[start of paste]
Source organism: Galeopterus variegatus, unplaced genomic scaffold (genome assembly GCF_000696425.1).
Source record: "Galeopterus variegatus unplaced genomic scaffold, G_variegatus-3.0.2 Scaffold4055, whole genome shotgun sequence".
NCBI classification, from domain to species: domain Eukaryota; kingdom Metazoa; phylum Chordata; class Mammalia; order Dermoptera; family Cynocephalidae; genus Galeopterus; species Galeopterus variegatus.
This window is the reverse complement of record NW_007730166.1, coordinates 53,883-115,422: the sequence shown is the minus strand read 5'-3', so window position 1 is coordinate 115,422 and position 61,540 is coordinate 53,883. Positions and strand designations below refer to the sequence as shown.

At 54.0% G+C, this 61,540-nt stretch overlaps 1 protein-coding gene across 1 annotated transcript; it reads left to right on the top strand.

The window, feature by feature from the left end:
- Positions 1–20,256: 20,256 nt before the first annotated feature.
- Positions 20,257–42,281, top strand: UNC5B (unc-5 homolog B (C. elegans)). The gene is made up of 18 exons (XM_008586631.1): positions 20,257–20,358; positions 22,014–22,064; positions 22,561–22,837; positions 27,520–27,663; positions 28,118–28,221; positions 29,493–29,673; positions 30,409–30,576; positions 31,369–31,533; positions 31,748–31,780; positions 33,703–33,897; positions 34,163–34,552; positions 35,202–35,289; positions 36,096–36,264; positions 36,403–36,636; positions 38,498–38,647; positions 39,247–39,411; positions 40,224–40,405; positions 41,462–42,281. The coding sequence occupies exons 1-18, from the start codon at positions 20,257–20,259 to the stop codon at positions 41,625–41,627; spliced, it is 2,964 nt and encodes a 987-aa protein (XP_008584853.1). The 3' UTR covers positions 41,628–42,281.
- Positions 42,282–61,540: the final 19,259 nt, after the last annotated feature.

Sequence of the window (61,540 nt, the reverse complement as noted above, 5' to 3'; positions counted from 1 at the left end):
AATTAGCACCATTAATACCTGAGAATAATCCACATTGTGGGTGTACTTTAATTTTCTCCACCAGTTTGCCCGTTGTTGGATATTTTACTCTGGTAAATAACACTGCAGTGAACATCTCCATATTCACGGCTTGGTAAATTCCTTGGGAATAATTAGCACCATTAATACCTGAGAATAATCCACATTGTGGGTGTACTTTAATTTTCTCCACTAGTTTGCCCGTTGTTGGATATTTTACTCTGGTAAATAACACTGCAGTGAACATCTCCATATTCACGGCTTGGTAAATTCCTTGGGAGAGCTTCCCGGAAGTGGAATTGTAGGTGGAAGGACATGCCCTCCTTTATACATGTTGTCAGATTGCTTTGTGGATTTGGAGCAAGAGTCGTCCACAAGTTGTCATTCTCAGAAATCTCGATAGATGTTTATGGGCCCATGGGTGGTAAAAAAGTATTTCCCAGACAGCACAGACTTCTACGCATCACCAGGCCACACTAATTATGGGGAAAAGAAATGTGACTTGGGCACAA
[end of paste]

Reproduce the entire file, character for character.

Source organism: Galeopterus variegatus, unplaced genomic scaffold (genome assembly GCF_000696425.1).
Source record: "Galeopterus variegatus unplaced genomic scaffold, G_variegatus-3.0.2 Scaffold4055, whole genome shotgun sequence".
NCBI classification, from domain to species: domain Eukaryota; kingdom Metazoa; phylum Chordata; class Mammalia; order Dermoptera; family Cynocephalidae; genus Galeopterus; species Galeopterus variegatus.
This window is the reverse complement of record NW_007730166.1, coordinates 53,883-115,422: the sequence shown is the minus strand read 5'-3', so window position 1 is coordinate 115,422 and position 61,540 is coordinate 53,883. Positions and strand designations below refer to the sequence as shown.

At 54.0% G+C, this 61,540-nt stretch overlaps 1 protein-coding gene across 1 annotated transcript; it reads left to right on the top strand.

The window, feature by feature from the left end:
- Positions 1–20,256: 20,256 nt before the first annotated feature.
- Positions 20,257–42,281, top strand: UNC5B (unc-5 homolog B (C. elegans)). The gene is made up of 18 exons (XM_008586631.1): positions 20,257–20,358; positions 22,014–22,064; positions 22,561–22,837; positions 27,520–27,663; positions 28,118–28,221; positions 29,493–29,673; positions 30,409–30,576; positions 31,369–31,533; positions 31,748–31,780; positions 33,703–33,897; positions 34,163–34,552; positions 35,202–35,289; positions 36,096–36,264; positions 36,403–36,636; positions 38,498–38,647; positions 39,247–39,411; positions 40,224–40,405; positions 41,462–42,281. The coding sequence occupies exons 1-18, from the start codon at positions 20,257–20,259 to the stop codon at positions 41,625–41,627; spliced, it is 2,964 nt and encodes a 987-aa protein (XP_008584853.1). The 3' UTR covers positions 41,628–42,281.
- Positions 42,282–61,540: the final 19,259 nt, after the last annotated feature.

Sequence of the window (61,540 nt, the reverse complement as noted above, 5' to 3'; positions counted from 1 at the left end):
AATTAGCACCATTAATACCTGAGAATAATCCACATTGTGGGTGTACTTTAATTTTCTCCACCAGTTTGCCCGTTGTTGGATATTTTACTCTGGTAAATAACACTGCAGTGAACATCTCCATATTCACGGCTTGGTAAATTCCTTGGGAATAATTAGCACCATTAATACCTGAGAATAATCCACATTGTGGGTGTACTTTAATTTTCTCCACTAGTTTGCCCGTTGTTGGATATTTTACTCTGGTAAATAACACTGCAGTGAACATCTCCATATTCACGGCTTGGTAAATTCCTTGGGAGAGCTTCCCGGAAGTGGAATTGTAGGTGGAAGGACATGCCCTCCTTTATACATGTTGTCAGATTGCTTTGTGGATTTGGAGCAAGAGTCGTCCACAAGTTGTCATTCTCAGAAATCTCGATAGATGTTTATGGGCCCATGGGTGGTAAAAAAGTATTTCCCAGACAGCACAGACTTCTACGCATCACCAGGCCACACTAATTATGGGGAAAAGAAATGTGACTTGGGCACAA